The windows will be replaced in here - brand-new windows.
The roof space will be fully insulated up to current regulations.
There's a little wasps' nest there. We'll have to deal with that.
You can see some damage on the felt
and that's something they'll have to rectify
and that's where the water's been coming down the valley
and some water has come in through there.
Once work here is completed, the refurbished property
will become a council house for the next seven years,
before being returned to its owner.
Question I ask is,
why would anybody let their property get into this state?
Sometimes people have got mental health problems
so they've got issues on that side,
or sometimes they're away looking after relatives, things like that...
What was the case in this one?
The owner of the property was actually in the forces.
To start off with, she was stationed away,
so I think that's how the property became empty.
Neglected, not through her own fault,
just the way it's gone with her situation.
You can't be in two places at once, it was one of those, was it?
It's great to think that when it's completed,
this property could happily be a home for a family of five.
It's got the school right there.
You could have a little family
-starting out from scratch here, couldn't you?
The other issue is there's quite
-a lot of asbestos in this property as well.
-Now you tell me.
The asbestos has been removed by a licensed contractor.
It's impressive, and after a quick chat to the camera-shy neighbours,
it's clear I'm not the only one who's happy.
She's said she's over the moon, so relieved that something's
taking place with the other half of her semidetached,
because she said it was cold.
If you imagine living next to a house that's never heated,
where there's water coming through the roof,
eventually it's going to start affecting your property.
She says she's been waiting for ten years for somebody to do
something about it.
And now...they are.
Just five weeks later, Chris has returned for his final
inspection to see the house transformed.
There's been over £40,000 spent on this property,
and as you can see, it's been finished to a high standard.
The money that we've put into it is offset by the fact that
it's another house that's brought back into use.
Some of these properties can be crime hot-spots
and are a blight for the community,
so it's a win-win situation all round really.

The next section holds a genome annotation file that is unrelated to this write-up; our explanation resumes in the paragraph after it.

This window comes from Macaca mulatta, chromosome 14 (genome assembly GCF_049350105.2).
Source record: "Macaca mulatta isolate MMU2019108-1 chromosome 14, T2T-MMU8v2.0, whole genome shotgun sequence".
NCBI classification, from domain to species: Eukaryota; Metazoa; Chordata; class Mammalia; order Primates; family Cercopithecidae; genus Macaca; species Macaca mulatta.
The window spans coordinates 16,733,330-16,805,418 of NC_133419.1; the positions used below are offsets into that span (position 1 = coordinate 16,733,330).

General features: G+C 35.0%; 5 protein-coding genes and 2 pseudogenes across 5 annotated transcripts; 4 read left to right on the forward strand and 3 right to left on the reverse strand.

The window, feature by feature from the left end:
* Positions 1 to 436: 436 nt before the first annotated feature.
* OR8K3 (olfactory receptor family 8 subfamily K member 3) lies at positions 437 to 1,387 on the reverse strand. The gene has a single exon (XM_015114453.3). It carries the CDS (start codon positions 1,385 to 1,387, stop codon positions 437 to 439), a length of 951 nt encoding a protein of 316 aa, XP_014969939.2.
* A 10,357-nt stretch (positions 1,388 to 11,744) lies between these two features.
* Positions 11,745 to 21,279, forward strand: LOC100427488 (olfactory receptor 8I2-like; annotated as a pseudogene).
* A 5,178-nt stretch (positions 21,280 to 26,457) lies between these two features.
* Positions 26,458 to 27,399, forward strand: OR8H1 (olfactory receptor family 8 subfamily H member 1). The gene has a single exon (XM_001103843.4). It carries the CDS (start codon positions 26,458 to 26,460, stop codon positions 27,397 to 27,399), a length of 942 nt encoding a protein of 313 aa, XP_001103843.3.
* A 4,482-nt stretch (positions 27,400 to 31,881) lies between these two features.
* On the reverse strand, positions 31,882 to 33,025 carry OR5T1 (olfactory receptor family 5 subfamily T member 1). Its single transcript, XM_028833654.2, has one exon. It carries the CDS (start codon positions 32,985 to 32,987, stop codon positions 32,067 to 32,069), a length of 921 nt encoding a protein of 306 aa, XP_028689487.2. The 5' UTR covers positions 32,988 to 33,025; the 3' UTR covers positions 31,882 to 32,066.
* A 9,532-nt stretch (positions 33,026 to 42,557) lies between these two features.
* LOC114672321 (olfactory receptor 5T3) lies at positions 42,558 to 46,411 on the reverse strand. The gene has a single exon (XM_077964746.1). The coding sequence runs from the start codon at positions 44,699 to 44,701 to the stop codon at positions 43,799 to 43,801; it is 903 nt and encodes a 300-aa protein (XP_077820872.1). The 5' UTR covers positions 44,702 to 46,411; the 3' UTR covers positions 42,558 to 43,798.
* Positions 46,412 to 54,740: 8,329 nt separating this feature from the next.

It's reckoned a quarter of a million
new houses need to be built every year,
and with under a half that number being produced,
bringing these abandoned homes back into use
has to be a very good thing.
Margate in Kent, a seaside destination that's
dwindled in popularity over the years.
Scores of once-thriving hotels
and guest houses have been put out of action as a result.
While many have been resurrected as flats and bedsits,
others haven't been so fortunate.
All right, fantastic. See you shortly.
Housing officer Sarah Kelly has spent the past 18 months
dealing with an old guest house that's been left to rot.
The fundamental problem with the property
is a distinct lack of roof.
Went up and inspected the roof from next door
and the lead had been stolen and all the tiles had slipped,
so it was pretty much open to the elements
and was drenching the partition wall.
The trouble is that the owner of the property isn't really
interested in getting the roof fixed.
We tried to work informally with the landlord first of all,
which is what we'd always do.
He wasn't playing ball so we went down the formal route,
served an abatement notice on him and here we are, 12 months later,
doings works in default, cos the landlord still hasn't done anything.
An abatement notice is served by the council where nuisance exists.
It gives the landlord a specific time period to get
the problem fixed,
but as the landlord has failed to comply,
the housing team will have to get the work done.
The disrepair is having horrendous consequences
for the flats next door.
We're going to meet the landlord of the flats,
so I can see for myself just what he's been putting up with.
Jason had been making a living from renting these flats out.
Lost about £20,000 in rent,
and the repair work is being quoted at between £39,000 and £41,000.
Bear in mind I've got a mortgage on the property, I've still got to
cover that, without having an income to cover it.
So that's obviously quite difficult.
It's got so bad, basically,
cos the guy next door hasn't done anything to the house.
So it just carries on dripping and dripping and dripping
and it's been dripping in for 18 months now.
So that is very spotty and nasty.
And that's all coming through from next door?
From the roof next door and the partition walls, yeah.
Right. Cos these houses are kind of dependent upon each other,
aren't they? If something's going on next door,
-it's going to be happening here soon.
This place is in a terrible state.
Obviously Jason's had no choice
but to remove his tenants for the sake of their own health.
That's still going to be...
You can feel it - it's still wet there.
-That's going to need dried out for...
..weeks and weeks.
Everything's got to come off and start again back to bare bricks.
What's the status then with these?
How many are occupied in this building? Any at all?
Got two tenants left but they're not using this side,
they're using those rooms there. So they're using it as a studio flat
so I've had to reduce the rent for them, obviously.
But they want to stay in the building,
so when we do this flat,
the people in the basement are going to move up,
then we'll do the flat below
and move everybody around till it's all done.